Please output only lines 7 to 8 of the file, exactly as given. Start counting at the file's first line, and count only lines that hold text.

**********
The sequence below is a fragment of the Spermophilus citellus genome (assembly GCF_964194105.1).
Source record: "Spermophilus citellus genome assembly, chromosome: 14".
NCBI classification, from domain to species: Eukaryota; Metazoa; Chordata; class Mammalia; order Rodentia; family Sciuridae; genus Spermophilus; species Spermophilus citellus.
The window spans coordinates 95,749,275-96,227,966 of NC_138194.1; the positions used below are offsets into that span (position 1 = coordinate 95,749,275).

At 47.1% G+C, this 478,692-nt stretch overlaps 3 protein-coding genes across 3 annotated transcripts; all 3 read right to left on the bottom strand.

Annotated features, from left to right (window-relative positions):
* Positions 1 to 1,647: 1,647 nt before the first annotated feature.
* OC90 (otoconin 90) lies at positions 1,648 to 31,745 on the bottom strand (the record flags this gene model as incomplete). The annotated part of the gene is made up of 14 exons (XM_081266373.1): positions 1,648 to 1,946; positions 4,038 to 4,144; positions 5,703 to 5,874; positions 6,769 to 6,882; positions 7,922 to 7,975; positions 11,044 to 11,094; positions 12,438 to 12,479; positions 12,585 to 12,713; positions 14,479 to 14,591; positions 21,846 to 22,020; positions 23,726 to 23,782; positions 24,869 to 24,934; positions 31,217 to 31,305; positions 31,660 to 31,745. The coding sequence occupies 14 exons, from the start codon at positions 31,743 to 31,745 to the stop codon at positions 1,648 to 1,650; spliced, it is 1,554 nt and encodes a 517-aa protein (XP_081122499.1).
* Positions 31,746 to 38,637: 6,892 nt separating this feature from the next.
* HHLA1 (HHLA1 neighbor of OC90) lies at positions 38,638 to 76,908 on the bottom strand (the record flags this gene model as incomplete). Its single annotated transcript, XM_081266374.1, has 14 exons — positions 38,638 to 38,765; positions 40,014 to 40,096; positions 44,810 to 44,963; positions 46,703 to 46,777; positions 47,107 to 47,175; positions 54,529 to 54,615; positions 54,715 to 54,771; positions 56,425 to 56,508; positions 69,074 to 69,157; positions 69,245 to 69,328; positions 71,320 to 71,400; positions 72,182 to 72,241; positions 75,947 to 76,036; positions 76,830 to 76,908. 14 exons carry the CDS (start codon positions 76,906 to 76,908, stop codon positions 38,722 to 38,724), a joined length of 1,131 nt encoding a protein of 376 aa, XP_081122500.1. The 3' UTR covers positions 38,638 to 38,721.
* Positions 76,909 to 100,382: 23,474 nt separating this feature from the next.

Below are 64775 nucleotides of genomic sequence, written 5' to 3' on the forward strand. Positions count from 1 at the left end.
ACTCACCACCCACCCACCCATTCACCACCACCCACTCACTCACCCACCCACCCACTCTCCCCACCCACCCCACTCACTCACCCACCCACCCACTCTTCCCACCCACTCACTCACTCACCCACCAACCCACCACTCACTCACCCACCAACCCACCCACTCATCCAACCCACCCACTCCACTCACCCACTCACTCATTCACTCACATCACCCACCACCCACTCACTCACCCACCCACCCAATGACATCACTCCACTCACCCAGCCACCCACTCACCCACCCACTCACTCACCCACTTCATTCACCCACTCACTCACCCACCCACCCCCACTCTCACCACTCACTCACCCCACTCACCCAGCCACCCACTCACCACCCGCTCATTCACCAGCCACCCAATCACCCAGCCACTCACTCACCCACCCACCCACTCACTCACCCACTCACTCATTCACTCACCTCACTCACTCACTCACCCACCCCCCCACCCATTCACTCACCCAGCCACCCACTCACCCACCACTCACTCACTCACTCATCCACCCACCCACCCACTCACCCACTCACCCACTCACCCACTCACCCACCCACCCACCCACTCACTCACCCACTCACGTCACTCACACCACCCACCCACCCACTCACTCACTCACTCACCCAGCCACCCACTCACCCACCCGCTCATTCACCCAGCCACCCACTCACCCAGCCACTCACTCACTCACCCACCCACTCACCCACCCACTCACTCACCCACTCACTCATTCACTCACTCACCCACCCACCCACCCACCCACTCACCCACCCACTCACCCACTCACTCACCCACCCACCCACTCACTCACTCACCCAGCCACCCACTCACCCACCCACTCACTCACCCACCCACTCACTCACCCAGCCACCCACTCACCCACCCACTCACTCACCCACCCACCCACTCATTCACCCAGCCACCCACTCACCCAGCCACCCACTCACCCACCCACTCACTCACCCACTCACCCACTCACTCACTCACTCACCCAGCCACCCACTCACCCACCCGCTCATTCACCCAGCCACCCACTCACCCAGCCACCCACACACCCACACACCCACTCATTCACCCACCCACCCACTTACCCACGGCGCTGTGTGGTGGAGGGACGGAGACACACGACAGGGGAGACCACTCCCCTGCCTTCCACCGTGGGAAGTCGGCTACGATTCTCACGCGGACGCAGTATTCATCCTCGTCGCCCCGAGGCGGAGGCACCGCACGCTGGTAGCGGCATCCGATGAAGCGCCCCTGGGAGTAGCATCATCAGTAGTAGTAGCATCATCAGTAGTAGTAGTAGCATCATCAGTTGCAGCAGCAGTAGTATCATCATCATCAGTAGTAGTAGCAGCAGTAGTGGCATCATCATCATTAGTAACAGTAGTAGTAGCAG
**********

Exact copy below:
* Positions 1 to 1,647: 1,647 nt before the first annotated feature.
* OC90 (otoconin 90) lies at positions 1,648 to 31,745 on the bottom strand (the record flags this gene model as incomplete). The annotated part of the gene is made up of 14 exons (XM_081266373.1): positions 1,648 to 1,946; positions 4,038 to 4,144; positions 5,703 to 5,874; positions 6,769 to 6,882; positions 7,922 to 7,975; positions 11,044 to 11,094; positions 12,438 to 12,479; positions 12,585 to 12,713; positions 14,479 to 14,591; positions 21,846 to 22,020; positions 23,726 to 23,782; positions 24,869 to 24,934; positions 31,217 to 31,305; positions 31,660 to 31,745. The coding sequence occupies 14 exons, from the start codon at positions 31,743 to 31,745 to the stop codon at positions 1,648 to 1,650; spliced, it is 1,554 nt and encodes a 517-aa protein (XP_081122499.1).